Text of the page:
This will be our 12th (I think) Spring in this house and it’s the first one where we won’t have any babies. It’s a strange thing to wrap my head around.
From the first year in this house where a puppy literally wandered out of the forest to ducklings, goslings, chicks, lambs,and kids, there have been babies of one kind or another. And this year, none (unless a hen or duck on a secret nest surprises us).
I have to say I’m mixed on the whole thing. On the one hand, the reduction in stress and worry and busy-ness is a great thing. Chores are simple and haven’t changed. No specialized foods needed. I don’t need to sleep with one ear and one eye open in case babies arrive on the same day as snow.
On the other hand, those long nights and early mornings have fond memories for me. The time we watched from our bedroom window with our then little son as one of our ewes gave birth to twins (one of whom would become a bottle baby affectionately referred to as Super Lamb). Here is a pic with her and Paks (our Pyr, also gone) found online (my photos of them are archived)
J and I watched a goodly amount of BSG while either waiting for labouring ewes or keeping ridiculously late hours because what’s the point of going to bed when you’re getting up in two hours to bottle feed anyway? of course there comes a point when you have to call it and just go to bed, with your phone tucked under your pillow so the alarm wakes you without waking everyone else.
Or last year when the boys were away from home during kidding and my poor, cold Gita had to come in the house to warm up. It was just her and I and the dog. She tipped the scales at just over a pound when she was born so, I would bring her in every two hours, after being nursed, so as not to inadvertently weaken her or interfere with the bonding process.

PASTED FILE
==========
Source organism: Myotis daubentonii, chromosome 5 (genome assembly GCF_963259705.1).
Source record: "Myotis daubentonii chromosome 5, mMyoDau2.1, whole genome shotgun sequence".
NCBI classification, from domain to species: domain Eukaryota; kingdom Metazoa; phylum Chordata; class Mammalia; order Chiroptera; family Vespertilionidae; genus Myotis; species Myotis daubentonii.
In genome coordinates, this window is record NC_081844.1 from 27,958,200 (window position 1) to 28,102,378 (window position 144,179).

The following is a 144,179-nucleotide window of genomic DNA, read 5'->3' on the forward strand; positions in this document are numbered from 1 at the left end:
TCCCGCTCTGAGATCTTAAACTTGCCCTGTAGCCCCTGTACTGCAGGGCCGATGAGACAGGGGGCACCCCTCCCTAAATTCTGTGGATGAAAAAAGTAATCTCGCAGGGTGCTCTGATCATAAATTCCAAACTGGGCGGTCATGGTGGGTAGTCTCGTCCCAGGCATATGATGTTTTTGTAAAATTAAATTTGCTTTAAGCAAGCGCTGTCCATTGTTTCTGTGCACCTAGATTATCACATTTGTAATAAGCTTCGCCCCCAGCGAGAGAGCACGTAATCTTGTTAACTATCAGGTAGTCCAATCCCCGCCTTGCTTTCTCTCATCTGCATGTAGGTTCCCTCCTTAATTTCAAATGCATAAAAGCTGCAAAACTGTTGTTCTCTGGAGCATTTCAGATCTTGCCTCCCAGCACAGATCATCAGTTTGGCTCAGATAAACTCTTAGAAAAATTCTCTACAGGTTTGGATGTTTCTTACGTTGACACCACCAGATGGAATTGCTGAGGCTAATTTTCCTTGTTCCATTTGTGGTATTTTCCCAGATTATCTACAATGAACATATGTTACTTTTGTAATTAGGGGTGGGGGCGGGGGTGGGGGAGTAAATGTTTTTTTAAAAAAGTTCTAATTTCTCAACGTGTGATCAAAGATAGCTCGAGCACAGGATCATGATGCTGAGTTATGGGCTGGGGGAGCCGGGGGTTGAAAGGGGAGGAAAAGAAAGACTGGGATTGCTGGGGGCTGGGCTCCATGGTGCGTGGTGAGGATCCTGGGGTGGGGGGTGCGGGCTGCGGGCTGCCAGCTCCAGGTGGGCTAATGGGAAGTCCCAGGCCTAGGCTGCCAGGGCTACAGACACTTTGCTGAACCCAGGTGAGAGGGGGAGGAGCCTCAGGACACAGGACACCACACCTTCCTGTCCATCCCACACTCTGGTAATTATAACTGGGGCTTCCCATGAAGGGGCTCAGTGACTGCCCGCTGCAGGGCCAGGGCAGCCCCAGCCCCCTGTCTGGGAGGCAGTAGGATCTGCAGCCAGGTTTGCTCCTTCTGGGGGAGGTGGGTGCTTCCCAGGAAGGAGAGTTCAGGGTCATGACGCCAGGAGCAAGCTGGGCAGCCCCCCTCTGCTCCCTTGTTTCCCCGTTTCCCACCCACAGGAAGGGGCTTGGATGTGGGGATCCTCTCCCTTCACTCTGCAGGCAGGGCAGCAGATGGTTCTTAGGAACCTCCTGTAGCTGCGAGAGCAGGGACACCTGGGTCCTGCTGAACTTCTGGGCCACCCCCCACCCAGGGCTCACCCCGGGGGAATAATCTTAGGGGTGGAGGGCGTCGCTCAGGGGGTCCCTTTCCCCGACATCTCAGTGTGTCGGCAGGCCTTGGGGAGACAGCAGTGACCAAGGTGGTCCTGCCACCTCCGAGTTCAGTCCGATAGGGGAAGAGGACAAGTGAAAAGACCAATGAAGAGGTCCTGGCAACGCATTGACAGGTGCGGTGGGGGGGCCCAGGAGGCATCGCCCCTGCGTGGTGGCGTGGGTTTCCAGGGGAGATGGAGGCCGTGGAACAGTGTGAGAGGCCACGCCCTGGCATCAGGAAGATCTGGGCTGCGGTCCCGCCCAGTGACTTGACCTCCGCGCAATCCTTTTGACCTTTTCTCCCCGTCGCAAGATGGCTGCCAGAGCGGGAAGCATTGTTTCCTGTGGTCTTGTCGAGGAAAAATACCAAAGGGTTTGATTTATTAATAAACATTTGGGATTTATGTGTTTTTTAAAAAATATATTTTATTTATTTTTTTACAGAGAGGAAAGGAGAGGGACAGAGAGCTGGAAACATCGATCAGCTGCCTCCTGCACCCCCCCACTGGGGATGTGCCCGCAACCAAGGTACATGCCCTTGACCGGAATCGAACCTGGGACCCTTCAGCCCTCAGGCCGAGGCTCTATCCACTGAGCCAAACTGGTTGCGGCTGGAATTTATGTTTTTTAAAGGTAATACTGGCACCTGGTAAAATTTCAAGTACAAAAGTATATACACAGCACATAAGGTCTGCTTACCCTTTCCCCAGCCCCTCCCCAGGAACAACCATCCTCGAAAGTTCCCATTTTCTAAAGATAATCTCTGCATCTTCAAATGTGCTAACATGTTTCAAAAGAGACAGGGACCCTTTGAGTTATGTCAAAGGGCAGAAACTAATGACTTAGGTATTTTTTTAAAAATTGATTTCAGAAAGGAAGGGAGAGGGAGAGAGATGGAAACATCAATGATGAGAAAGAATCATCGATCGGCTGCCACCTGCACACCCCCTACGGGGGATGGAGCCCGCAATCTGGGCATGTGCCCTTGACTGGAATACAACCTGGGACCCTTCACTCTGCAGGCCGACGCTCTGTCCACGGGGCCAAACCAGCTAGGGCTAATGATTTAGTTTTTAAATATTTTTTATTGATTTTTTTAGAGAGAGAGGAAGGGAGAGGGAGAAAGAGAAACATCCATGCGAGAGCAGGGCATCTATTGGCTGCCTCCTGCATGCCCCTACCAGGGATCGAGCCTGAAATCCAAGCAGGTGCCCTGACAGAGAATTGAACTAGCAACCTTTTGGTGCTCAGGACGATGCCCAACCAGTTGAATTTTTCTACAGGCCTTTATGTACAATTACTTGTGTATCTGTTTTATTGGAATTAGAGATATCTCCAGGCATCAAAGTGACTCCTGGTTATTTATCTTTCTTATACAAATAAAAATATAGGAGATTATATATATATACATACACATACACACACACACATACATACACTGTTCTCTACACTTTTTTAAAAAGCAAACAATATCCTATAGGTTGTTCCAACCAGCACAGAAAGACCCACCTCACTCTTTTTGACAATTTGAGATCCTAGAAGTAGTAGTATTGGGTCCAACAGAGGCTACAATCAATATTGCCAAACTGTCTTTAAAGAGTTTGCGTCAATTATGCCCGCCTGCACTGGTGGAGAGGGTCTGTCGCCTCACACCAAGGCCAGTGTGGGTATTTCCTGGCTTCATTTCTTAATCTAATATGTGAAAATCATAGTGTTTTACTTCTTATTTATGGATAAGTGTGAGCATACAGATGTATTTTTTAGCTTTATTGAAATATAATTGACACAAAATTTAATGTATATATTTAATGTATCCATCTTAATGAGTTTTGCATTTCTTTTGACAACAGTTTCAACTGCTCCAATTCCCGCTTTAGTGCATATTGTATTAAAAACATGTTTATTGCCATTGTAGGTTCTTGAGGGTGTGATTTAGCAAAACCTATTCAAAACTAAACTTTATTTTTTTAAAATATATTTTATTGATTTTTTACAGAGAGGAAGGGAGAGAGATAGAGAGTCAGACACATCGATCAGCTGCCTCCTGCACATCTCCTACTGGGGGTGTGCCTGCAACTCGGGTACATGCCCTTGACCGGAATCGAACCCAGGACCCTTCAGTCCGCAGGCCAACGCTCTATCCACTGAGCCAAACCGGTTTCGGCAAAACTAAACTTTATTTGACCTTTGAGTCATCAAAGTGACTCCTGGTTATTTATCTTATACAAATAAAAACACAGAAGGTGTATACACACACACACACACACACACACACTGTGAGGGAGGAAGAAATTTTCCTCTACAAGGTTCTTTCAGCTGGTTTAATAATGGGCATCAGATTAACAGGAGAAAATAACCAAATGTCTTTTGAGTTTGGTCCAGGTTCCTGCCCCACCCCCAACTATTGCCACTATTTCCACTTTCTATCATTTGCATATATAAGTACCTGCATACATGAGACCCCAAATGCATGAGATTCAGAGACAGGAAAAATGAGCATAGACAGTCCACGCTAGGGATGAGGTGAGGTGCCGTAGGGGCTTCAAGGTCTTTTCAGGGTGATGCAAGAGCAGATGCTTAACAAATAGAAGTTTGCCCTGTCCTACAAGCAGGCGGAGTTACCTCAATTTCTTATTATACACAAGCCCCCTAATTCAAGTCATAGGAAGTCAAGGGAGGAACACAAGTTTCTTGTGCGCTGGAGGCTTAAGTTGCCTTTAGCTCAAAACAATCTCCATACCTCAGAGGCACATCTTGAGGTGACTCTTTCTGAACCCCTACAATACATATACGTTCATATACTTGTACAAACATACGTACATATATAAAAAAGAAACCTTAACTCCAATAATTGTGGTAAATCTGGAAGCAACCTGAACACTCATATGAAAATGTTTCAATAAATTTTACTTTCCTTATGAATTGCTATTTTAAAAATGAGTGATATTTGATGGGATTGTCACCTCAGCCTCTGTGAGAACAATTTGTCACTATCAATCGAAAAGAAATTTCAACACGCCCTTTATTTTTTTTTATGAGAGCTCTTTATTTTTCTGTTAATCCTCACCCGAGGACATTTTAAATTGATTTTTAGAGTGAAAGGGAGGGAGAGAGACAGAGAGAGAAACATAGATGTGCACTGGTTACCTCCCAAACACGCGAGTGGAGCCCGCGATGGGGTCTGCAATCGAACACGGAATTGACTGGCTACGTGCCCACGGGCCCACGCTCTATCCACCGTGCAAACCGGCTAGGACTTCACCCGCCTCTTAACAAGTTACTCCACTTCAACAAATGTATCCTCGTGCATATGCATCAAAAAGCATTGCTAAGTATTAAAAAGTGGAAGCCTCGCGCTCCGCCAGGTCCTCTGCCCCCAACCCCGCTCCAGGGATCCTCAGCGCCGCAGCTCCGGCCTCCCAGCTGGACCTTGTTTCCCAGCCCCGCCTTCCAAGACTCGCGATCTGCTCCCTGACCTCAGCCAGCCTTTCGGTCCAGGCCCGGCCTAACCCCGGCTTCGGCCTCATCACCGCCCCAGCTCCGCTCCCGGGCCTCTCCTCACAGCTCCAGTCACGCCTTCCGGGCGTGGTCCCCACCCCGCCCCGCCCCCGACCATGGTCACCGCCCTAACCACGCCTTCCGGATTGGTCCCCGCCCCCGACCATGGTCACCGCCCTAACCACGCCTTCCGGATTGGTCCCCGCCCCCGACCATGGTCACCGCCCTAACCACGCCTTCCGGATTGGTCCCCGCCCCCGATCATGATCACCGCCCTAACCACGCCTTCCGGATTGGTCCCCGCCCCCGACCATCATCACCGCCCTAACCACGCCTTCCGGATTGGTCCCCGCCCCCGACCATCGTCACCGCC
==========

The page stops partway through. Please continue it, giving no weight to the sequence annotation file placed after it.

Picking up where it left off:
I think it was the goats that did me in this year. To lose two brothers, one at three months old and the other at seven months , and not know why. They were healthy enough at birth but Freyr went downhill quickly. Bern not as fast but he died late on New Year’s Day this year. Rough start to the year. With their deaths and the accompanying unanswered questions, in spite of the investigations that were done, I decided that I wouldn’t be doing any breeding this year and paired my livestock right down.
Now we have three goats, chickens, and ducks. That’s it. And while it’s meant a reduction in stress and work, it’s also reduced other things. No more waking up with all of the anticipation of a kid at Christmas, looking outside to see if babies arrived in the night, no lamb Olympics around the house, no fresh milk, no peepers hopping on your hand and pecking a bit of food out of it (ok, that still happens but the chickens are no longer small and cute when they do it). It’s a well needed break but a trade off too.
I suppose that’s smallholding in a nutshell. It’s rarely easy, it’s exhausting, and so full of emotion. But it’s real. It’s a kind of reality you cannot experience in any other way. I think that’s part of what makes the joys so full and the lows so deep. It’s a tough one to explain to people who either aren’t doing it or who don’t get it, especially when you work outside of the home in addition to keeping a smallholding. Why on earth would you want to deal with kidding or lambing and still have to be at work at 8:30 the next morning? I don’t know that there is a way to put that feeling into words. I suppose for those of us inclined to it, the nearest thing would be to call it a vocation, a calling. There are just some things that you do that aren’t about how much money you make or making your life easier, they’re just what has to be. For me, smallholding is very much like that.